There is a threat to the Union, Gordon, and it’s you
As he comes close to achieving, at least until the next election, his long-term ambition to become Prime Minister of the United Kingdom, Gordon Brown has woken up to the possibility that the UK might break up. So he has issued a ringing call to support the Union. Sadly he does not realise that he is himself a major part of the problem.
To paraphrase a comment which a fellow-unionist once made about Ian Paisley, Gordon Brown has been and remains a bigger threat to the union than the SNP, Welsh nats, and the European Union rolled into one.
This is not because he is a Scot representing a Scottish seat. Labour, Liberal and Conservative prime ministers in the past have represented Scottish seats without generating a desire for independence on the part of either Scotland or England. It is because he is a control freak, and because he continues to attack any measure which might move us to a proper federal system.
All of Britain benefited greatly in the past from the Union. As someone who is part English and part Scot, with an Irish wife and a Welsh uncle, my own family embodies what the different parts of the British isles have in common, and I was sorry not to see more celebration this week of the 300th anniversary of the Act of Union between England and Scotland. But the country needs to move forward rather than back and recognise the reality of the world as it is today. English, Scots, Welsh and many Irish have in common that they will support retaining the United Kingdom if it benefits them and is seen to give a fair share of attention to their concerns. But if the union is seen to be operated on unfair terms, people will turn against it.
In the 90’s many Scots turned against the union when they perceived that the Poll Tax had been imposed on them against their wishes before it was implemented in England. Now many English people are turning against the Blair version of devolution because of outrageous injustices such as the imposition of top-up fees for students. In both cases the problem was a perceived lack of accountability, where policies were imposed on part of the UK by representatives elected by another part of Britain who were not accountable in an even-handed way to those affected by their decisions.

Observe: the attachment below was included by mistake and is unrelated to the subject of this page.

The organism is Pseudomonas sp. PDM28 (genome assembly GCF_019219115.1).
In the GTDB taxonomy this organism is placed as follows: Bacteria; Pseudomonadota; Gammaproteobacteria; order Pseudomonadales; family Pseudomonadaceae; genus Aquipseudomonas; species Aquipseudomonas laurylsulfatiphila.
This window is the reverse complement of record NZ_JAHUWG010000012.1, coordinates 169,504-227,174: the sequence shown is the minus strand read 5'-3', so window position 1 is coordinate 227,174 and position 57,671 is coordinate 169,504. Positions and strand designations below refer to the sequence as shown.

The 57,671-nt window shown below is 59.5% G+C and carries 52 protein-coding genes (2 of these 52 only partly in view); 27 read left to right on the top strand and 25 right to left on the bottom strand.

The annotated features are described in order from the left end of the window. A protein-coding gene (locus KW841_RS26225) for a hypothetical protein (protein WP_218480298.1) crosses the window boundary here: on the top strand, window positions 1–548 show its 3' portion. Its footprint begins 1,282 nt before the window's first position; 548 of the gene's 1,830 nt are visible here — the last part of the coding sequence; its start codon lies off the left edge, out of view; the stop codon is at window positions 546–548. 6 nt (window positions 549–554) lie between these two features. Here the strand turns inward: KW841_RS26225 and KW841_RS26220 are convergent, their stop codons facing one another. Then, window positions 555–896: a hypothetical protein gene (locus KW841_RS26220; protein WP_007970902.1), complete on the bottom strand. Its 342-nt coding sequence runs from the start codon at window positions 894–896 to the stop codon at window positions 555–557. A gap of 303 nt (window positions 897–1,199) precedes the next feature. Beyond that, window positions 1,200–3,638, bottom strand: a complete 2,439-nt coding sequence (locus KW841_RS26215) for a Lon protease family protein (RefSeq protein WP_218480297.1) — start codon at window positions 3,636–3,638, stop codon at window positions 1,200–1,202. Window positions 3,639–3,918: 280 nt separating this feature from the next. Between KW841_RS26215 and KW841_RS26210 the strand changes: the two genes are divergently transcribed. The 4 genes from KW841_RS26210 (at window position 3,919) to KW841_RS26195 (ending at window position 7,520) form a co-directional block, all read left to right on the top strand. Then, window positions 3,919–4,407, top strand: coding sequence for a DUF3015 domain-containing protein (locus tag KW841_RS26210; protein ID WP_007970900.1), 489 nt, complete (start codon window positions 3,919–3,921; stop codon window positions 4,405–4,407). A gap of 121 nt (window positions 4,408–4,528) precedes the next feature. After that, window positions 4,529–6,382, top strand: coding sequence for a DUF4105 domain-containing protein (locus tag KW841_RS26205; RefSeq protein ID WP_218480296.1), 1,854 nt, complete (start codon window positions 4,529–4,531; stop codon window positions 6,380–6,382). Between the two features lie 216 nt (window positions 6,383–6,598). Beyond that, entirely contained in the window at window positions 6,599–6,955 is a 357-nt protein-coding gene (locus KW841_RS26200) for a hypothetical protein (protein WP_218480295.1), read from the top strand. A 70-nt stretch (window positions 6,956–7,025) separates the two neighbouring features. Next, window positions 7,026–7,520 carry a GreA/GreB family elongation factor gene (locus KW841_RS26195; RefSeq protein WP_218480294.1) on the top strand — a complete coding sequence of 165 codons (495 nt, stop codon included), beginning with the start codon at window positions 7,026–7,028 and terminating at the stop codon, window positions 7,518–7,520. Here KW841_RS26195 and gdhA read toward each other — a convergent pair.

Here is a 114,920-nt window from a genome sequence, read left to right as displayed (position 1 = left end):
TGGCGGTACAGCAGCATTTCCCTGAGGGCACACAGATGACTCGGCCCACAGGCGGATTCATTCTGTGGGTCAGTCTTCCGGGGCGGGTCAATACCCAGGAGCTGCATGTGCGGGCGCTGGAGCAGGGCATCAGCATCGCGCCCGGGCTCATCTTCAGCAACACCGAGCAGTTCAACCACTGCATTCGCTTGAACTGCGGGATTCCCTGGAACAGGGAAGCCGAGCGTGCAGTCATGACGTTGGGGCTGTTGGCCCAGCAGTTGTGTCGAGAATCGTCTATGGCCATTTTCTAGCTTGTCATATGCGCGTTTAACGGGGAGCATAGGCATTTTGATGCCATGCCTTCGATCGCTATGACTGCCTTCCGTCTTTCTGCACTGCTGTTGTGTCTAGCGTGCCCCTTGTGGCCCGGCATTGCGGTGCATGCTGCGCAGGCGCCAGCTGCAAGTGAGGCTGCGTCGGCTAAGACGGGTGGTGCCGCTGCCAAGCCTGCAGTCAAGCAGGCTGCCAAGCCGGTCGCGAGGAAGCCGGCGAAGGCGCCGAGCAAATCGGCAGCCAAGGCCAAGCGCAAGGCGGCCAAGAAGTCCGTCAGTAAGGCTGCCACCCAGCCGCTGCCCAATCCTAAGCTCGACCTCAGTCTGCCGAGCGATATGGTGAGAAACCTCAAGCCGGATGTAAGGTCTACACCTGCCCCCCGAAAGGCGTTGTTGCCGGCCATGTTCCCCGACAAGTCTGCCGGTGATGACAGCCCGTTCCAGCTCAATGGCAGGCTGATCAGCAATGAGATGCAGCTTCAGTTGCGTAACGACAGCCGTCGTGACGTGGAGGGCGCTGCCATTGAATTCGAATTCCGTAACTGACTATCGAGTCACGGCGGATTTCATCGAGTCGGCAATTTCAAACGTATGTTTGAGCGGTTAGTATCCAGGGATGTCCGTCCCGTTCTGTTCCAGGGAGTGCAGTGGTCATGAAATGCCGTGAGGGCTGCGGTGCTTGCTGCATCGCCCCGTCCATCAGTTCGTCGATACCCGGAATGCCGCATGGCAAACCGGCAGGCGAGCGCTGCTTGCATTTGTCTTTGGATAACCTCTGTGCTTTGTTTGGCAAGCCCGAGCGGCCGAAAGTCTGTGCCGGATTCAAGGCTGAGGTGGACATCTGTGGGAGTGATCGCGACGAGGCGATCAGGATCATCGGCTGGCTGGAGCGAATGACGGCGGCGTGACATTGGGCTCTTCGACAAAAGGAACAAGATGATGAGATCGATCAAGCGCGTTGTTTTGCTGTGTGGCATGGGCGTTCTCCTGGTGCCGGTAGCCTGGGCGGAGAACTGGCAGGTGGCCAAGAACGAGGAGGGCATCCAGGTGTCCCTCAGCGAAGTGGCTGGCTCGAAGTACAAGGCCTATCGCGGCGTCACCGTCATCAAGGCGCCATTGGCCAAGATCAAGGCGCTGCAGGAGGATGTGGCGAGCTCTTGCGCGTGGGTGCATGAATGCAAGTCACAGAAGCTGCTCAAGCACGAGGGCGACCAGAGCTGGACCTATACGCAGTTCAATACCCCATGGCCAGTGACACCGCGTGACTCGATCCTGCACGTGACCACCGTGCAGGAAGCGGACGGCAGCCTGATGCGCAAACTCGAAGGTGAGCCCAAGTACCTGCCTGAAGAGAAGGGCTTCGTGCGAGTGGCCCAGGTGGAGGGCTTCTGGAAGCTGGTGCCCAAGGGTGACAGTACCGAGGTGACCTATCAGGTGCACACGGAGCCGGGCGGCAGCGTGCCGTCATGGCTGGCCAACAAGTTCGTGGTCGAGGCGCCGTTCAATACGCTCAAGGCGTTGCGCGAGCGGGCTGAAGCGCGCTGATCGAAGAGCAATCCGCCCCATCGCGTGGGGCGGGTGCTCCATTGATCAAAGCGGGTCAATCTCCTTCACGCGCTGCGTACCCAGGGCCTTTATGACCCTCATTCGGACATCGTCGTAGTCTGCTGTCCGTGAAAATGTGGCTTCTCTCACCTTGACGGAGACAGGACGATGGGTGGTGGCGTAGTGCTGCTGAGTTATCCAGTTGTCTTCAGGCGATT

At a risk of labouring the point, it is unacceptable that Labour’s system can produce outcomes like the vote on top-up fees for English students. All major parties had indicated at the previous election that they would not support them. Charges for students in Scotland are the responsibility of Scottish devolved bodies, and those bodies decided not to add any equivalent of top-up fees to the Graduate Levy which is the Scottish equivalent of student tuition fees. Yet those fees were imposed on English students, by five votes, thanks to the vast majority of Labour MPs representing seats in Scotland. If all Labour MPs from Scotland had abstained the measure would have fallen by 36 votes.
Regardless of the merits of top-up-fees, in no part of the UK was there either an electoral mandate for them, or a majority of members of the relevant parliament who were prepared to vote to impose top-up fees on their own voters. They were imposed on English students only because of Scots MPs for whose constituents the devolved assembly had made other arrangements.
If student financial support had been treated as a UK wide issue, and if the Scots MPs who supported it had voted the same way when their own constituents were affected, the top-up fees would have been imposed on everyone. I don’t believe that would have been the right decision, but it would at least have been fair. If it had been treated as a decision for constituent countries within the UK, top-up fees would have been voted down in Scotland by the devolved bodies, and in England by representatives elected by England. That would have been both right and fair.
What did happen is that top-up fees were imposed on the majority of Britain by Labour MPs representing the minority. I blame the Labour party, not the Scots, for this but it is quite intolerable.
This was not the only similar instance. Scots Labour MPs also voted through foundation hospitals for England despite the fact that the Scottish Executive had rejected them for Scotland. But it was the top-up fees issue which has created deep and abiding anger with the present constitutional settlement among many English people who previously were strong supporters of the union. It has guaranteed that the present constitution will not long survive the present government. The question is whether we establish a fair, workable and modern system to replace it, or hide from the issue and wait for the UK to collapse.
I don’t believe the genie of devolution can be put back in the bottle. We have to work out a fair and even-handed system of devolved government based on equal citizenship. Regional assemblies in England are not the answer for two reasons: the first is that most English people don’t want them, the second is that they would only redress the balance if you gave them the same powers as the Scots Parliament and nobody is proposing to do that.
This point must not be made in an anti-Scottish way. Many Scots are embarrassed by what their MPs did to English students. But what we need is a system in which some issues, an obvious example being Defence, are designated UK-wide issues and dealt with by MPs elected by the entire UK, while other issues such as local government should be designated as issues for the constituent countries and dealt with in each part of the UK by representatives elected by and accountable to those countries.
Until Gordon Brown recognises this and joins a meaningful debate on how to move forward, he will remain part of the problem for the Union, not part of the solution.